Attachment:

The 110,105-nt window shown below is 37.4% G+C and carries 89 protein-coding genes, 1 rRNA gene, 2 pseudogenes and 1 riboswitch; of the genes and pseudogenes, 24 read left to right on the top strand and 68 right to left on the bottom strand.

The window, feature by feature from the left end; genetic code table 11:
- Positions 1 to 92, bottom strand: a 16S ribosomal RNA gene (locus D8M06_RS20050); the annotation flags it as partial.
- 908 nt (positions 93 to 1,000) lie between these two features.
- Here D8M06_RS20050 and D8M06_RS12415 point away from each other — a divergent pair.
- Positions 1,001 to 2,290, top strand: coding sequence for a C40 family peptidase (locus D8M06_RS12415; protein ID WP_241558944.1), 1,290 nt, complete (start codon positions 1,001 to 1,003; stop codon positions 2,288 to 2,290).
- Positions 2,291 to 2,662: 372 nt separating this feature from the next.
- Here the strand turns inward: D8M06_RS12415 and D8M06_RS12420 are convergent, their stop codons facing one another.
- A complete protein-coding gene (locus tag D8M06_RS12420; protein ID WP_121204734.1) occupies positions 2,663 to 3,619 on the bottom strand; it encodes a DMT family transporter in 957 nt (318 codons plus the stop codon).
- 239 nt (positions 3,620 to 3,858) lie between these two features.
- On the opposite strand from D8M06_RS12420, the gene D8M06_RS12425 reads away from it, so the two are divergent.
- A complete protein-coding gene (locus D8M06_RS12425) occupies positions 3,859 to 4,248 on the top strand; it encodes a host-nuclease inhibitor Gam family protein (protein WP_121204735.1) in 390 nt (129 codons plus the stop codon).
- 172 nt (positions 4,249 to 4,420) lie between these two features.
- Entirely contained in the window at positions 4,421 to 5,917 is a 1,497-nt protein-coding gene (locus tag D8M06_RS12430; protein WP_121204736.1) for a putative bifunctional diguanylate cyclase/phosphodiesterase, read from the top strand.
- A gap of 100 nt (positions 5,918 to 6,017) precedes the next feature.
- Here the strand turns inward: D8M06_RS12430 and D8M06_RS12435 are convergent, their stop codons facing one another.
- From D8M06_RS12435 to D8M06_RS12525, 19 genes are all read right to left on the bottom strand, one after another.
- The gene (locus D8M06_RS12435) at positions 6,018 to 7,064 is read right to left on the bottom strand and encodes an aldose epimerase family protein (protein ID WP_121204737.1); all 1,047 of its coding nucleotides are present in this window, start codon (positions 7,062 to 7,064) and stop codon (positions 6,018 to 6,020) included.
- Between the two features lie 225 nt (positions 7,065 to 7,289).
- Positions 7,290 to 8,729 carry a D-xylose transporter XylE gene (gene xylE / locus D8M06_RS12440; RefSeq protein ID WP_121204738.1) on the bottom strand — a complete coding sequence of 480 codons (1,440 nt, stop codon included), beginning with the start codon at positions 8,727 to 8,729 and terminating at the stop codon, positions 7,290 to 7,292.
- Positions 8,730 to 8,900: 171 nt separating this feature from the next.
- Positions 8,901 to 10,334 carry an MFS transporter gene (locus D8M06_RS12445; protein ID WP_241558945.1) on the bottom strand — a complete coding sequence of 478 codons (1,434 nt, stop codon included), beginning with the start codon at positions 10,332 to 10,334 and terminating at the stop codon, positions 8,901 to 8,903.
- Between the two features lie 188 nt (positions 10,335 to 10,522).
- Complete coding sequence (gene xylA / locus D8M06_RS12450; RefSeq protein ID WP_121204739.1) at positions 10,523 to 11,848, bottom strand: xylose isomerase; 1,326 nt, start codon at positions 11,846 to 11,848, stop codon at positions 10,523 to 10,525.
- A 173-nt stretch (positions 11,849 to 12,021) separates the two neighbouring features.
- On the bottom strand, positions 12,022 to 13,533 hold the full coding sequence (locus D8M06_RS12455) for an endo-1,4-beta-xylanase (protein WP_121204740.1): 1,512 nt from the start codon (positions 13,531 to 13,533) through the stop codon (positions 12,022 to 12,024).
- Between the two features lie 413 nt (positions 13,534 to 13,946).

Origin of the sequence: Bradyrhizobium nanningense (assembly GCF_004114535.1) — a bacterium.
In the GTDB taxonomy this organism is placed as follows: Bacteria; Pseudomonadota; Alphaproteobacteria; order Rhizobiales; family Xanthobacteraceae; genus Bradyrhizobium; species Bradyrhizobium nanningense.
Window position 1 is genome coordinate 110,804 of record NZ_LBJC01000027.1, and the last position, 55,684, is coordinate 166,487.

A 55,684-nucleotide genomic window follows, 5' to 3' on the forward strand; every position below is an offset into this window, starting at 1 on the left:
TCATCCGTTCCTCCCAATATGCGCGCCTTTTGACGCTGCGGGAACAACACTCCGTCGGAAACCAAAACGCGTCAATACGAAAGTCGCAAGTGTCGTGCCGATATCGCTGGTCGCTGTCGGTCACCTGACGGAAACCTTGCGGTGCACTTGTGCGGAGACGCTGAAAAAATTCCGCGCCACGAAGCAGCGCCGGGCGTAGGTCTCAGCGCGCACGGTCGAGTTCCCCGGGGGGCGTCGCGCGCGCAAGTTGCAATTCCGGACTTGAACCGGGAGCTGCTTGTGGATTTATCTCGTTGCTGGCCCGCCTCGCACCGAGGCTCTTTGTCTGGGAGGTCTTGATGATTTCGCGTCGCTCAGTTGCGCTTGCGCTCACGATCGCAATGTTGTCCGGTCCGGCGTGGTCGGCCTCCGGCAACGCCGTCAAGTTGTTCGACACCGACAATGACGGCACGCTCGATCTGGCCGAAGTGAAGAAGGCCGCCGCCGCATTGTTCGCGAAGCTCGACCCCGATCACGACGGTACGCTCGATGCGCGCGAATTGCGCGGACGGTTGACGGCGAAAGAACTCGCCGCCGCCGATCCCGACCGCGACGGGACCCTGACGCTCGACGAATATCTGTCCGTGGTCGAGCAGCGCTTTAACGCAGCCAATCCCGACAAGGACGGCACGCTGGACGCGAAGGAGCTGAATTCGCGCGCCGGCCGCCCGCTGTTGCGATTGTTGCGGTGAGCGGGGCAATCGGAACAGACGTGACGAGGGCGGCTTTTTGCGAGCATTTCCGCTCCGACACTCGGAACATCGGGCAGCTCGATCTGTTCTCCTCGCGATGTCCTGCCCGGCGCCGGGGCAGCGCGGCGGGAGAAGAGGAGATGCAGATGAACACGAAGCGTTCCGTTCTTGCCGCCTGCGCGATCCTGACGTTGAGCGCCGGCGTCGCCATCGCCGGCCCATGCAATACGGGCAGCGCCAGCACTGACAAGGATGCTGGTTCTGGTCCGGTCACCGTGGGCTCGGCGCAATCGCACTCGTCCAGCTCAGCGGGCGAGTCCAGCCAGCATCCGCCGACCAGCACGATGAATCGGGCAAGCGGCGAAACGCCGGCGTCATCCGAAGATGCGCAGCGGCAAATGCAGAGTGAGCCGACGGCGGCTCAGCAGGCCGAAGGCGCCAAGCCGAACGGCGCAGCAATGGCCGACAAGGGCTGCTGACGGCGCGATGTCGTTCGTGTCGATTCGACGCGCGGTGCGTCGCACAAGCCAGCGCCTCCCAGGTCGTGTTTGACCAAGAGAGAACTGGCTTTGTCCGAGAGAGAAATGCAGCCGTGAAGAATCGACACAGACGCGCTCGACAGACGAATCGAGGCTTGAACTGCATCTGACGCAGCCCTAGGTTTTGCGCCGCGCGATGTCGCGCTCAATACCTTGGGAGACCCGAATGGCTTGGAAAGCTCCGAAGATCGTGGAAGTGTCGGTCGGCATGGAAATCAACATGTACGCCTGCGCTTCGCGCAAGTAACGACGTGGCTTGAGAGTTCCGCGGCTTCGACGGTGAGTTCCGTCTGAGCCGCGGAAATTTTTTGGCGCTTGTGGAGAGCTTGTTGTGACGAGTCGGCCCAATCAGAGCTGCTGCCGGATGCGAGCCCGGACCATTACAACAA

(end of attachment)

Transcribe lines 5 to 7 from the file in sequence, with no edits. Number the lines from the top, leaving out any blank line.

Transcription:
- Here D8M06_RS20050 and D8M06_RS12415 point away from each other — a divergent pair.
- Positions 1,001 to 2,290, top strand: coding sequence for a C40 family peptidase (locus D8M06_RS12415; protein ID WP_241558944.1), 1,290 nt, complete (start codon positions 1,001 to 1,003; stop codon positions 2,288 to 2,290).
- Positions 2,291 to 2,662: 372 nt separating this feature from the next.